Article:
You’re driving on State Route 36 when a flash of blue and red appears in your rear-view mirror. You pull over to the shoulder and the police car follows. The trooper asks if you have been drinking and wants you to take a roadside breath test to find out. Should you?
Whether you take the breath test, commonly known as the breathalyzer test, is up to you. But there could be serious consequences you should know about before you ever find yourself in the situation outlined above.
Implied consent and breathalyzers
Like almost every other state, New York has an implied consent law. When you drive on a public road in New York State, by implication, you consent to taking a breathalyzer upon a police officer’s request. However, this does not make declining the test a crime that can send you to jail. Instead, it’s treated like a traffic violation. Your driver’s license will be temporarily suspended, and the DMV will hold a hearing will be scheduled to determine if you broke the implied consent law. If the DMV determines you did, it will suspend your license for one year and fine you $500. If you want to reinstate your license after your suspension ends, you will pay a one-time $100 reinstatement fee and a $250 “Driver Responsibility Assessment” for three years.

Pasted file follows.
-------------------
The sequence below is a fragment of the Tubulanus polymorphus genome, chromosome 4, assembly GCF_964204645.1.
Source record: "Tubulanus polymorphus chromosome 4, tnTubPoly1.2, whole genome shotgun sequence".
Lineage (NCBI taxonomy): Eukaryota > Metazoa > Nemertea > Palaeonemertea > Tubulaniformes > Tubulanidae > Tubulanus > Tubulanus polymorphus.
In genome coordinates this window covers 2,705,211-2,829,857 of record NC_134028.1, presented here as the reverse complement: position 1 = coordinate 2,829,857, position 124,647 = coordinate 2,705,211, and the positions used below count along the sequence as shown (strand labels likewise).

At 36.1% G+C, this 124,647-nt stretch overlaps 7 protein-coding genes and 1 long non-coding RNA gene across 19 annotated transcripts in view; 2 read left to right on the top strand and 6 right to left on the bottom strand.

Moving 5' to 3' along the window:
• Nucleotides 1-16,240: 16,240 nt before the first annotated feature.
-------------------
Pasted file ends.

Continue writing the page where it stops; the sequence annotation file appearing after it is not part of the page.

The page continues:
Weighing the consequences
Refusing the roadside breath test can be expensive and disrupt your ability to transport yourself around. But it still might be worthwhile in many cases. A conviction for crimes like DWI and aggravated DWI can carry jail time and other severe penalties. But the officer must establish probable cause before they can arrest you, with the breathalyzer results often being one of the key pieces of evidence to make an arrest.
With this information, you can make an intelligent choice if you are ever pulled over on suspicion of DWI. No matter what you decide, you could find yourself arrested and charged with drinking and driving. Then you would need sound legal advice to preserve your rights.